I learned some time ago that in negotiating, a victory only for my side was
really a victory for nobody. This "Win-Lose" situation happened whenever I
didn't negotiate effectively. The effects were devastating to my business
relationship with my vendors.
Yet, how many buyers are really successful negotiators? Certainly not as many
as there should be. The truth is that most of us can learn to improve our
Sandra Parlin, a conflict management consultant, claims that an "everybody
wins" situation is created when buyers understand and respect the reasons behind
the sales person's position. If that doesn't happen and a win-lose approach is
adopted, the vendors trust disappears very quickly - and it'll take you a long time
to rebuild it.
Not only does trust disintegrate, but stress levels rise, adversarial relationships
develop, and communication suffers. The syndicated columnist Sydney J. Harris
once wrote, "To communicate well and meaningfully, it's not enough to make
one's meaning plain to a listener. It's, first of all, to make one's meaning plain to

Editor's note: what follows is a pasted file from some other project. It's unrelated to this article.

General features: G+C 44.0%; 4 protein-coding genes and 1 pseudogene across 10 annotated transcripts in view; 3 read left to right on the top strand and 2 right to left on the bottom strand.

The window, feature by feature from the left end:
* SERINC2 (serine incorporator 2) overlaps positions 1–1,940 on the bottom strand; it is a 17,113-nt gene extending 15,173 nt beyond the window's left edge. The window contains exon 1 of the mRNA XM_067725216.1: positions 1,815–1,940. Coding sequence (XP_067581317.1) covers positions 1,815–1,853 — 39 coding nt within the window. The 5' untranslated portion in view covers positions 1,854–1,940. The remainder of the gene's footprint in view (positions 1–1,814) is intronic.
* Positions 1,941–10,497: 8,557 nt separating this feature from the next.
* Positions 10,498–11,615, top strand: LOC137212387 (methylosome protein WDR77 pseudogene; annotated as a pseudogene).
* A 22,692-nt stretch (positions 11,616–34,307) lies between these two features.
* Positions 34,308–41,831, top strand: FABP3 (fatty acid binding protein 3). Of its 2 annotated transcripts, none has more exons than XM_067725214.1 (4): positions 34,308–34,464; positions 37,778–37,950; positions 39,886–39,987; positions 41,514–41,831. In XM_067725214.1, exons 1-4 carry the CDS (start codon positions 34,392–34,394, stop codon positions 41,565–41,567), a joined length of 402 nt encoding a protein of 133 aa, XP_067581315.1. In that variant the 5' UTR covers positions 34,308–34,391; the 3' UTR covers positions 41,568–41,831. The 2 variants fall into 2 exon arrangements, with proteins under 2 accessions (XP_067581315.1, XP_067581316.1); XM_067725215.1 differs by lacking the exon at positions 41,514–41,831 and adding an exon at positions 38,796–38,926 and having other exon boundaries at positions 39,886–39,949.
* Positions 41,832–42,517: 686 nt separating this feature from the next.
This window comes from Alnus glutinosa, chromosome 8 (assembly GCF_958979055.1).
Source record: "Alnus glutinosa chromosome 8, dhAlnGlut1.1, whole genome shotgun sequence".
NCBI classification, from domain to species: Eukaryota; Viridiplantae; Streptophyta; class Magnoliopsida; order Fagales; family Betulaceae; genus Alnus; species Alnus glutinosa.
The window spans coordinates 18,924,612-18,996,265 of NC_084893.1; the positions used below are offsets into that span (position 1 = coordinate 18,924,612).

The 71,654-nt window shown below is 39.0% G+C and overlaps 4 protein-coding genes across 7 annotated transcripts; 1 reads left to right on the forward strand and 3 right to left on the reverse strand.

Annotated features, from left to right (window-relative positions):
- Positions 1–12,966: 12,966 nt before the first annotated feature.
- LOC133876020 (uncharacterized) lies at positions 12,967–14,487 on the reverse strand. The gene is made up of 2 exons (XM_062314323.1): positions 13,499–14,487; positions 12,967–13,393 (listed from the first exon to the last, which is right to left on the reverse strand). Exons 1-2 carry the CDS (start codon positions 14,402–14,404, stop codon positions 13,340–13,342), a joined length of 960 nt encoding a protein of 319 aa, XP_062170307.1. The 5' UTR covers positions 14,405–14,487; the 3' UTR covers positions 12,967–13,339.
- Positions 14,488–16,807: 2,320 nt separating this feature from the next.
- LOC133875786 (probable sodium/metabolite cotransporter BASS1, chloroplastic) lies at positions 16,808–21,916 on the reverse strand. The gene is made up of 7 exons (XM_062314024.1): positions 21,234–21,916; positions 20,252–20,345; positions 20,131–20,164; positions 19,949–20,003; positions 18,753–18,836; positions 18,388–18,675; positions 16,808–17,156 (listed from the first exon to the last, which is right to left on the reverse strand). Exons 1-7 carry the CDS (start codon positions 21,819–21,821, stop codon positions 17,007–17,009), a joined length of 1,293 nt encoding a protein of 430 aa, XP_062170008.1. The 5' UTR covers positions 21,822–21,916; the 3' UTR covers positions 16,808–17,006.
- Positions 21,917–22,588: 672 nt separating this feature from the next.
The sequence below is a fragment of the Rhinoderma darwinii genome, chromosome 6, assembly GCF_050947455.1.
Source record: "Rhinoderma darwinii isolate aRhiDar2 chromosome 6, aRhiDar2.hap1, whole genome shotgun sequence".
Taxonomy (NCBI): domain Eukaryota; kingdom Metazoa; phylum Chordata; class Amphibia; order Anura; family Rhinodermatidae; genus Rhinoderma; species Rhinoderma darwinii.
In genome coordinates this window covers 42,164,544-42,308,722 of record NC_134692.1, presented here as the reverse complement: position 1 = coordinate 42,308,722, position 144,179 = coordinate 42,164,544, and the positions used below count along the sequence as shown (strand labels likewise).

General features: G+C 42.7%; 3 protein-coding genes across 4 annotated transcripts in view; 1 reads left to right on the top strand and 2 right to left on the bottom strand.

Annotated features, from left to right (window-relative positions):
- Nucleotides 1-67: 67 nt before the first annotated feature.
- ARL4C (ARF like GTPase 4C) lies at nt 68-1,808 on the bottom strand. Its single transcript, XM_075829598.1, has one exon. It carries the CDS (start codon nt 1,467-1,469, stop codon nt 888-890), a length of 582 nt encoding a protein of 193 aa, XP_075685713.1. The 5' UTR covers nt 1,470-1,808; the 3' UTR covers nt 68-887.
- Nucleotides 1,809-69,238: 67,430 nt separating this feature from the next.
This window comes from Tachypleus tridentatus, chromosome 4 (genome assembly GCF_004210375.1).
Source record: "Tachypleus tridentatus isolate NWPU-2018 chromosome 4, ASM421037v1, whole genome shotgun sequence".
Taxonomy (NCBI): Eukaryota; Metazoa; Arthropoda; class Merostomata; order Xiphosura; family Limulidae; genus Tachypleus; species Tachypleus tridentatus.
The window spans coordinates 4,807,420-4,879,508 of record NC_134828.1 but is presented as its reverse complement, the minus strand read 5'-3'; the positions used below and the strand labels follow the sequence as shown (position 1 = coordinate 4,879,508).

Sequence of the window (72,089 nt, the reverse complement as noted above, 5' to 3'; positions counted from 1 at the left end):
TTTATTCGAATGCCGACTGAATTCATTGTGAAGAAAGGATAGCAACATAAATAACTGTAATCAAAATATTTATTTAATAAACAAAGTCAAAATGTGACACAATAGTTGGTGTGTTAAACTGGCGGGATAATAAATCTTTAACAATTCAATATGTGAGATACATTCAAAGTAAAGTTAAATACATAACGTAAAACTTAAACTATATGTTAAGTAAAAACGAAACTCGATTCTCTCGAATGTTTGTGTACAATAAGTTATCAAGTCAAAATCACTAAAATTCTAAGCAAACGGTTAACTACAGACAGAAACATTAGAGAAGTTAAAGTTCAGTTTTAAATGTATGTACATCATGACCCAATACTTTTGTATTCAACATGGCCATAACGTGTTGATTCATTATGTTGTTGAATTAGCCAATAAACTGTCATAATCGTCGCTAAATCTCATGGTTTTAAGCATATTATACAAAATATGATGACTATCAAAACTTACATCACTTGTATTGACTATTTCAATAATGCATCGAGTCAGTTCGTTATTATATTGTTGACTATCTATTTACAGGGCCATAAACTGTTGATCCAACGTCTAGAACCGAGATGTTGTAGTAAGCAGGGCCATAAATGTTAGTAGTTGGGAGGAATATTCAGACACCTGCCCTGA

oneself, to understand the real motives for our attitudes, to hear the half-tones,
flats, and sharps of our own prejudices and to separate (however imperfectly) the
voice of reason from the voice of childishness."
Maybe it's the "voice of reason" Sandra Parlin describes when she says
negotiators should avoid confrontation, gloating, and/or trying to "destroy" the
other. This only induces a desire for revenge in .the opposition. Above all,
successful negotiation is contingent upon helping the other person to avoid
humiliation and to "save face." Even if an agreement cannot be reached
immediately, it's important to build good will for the future.
An "everybody wins" negotiation requires skill, patience, and understanding.
The effort is worth-while because it creates more trusting relationships, less
stressful work environment and better business deals.
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